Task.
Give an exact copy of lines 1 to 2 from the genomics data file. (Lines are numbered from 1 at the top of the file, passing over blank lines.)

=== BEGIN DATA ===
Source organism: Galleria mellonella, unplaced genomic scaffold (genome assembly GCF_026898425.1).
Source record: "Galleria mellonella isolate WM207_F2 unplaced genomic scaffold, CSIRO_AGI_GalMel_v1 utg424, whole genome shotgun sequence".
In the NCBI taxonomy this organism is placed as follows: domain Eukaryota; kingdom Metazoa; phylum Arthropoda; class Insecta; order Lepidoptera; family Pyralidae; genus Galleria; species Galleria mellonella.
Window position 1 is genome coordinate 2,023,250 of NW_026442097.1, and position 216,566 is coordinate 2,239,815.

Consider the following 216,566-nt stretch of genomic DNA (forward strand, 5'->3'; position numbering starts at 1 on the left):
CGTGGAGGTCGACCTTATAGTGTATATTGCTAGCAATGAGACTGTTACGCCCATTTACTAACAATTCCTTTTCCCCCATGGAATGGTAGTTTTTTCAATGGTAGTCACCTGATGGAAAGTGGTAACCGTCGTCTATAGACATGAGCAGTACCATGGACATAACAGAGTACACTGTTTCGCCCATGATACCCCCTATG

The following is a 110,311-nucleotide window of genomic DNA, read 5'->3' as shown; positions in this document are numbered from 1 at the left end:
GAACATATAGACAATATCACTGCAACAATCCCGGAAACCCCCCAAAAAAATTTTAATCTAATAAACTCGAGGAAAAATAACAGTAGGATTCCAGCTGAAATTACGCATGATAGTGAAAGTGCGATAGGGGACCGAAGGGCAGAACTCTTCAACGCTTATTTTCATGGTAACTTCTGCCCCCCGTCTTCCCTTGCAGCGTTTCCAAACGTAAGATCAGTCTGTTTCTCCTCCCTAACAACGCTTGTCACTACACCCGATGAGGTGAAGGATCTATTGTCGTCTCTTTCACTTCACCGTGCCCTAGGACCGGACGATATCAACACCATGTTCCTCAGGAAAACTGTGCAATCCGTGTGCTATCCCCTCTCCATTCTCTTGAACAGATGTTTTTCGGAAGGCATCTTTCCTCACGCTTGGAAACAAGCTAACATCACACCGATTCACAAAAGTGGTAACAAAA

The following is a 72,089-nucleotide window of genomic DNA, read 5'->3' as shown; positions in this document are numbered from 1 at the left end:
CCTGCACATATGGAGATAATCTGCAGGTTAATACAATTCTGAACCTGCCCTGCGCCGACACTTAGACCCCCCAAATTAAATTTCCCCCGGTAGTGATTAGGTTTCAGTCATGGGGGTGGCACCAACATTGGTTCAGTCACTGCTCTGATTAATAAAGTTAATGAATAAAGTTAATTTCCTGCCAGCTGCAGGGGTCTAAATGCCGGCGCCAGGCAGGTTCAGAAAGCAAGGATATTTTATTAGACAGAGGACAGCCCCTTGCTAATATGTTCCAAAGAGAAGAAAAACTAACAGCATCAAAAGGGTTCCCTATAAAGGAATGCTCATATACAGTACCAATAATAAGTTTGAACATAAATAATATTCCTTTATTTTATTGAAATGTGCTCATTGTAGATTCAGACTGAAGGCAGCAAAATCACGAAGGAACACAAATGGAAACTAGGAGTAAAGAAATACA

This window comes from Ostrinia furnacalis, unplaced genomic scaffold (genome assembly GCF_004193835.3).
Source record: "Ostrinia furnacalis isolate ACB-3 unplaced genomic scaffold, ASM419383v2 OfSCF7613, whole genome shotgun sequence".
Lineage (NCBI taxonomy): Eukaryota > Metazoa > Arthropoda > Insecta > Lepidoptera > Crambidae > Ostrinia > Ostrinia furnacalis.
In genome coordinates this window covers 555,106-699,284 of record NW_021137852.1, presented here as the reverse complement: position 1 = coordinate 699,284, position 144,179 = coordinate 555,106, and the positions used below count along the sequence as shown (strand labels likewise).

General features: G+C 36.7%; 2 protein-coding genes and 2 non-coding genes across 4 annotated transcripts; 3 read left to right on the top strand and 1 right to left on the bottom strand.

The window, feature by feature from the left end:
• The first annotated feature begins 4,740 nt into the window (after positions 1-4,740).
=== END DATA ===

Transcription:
Source organism: Galleria mellonella, unplaced genomic scaffold (genome assembly GCF_026898425.1).
Source record: "Galleria mellonella isolate WM207_F2 unplaced genomic scaffold, CSIRO_AGI_GalMel_v1 utg424, whole genome shotgun sequence".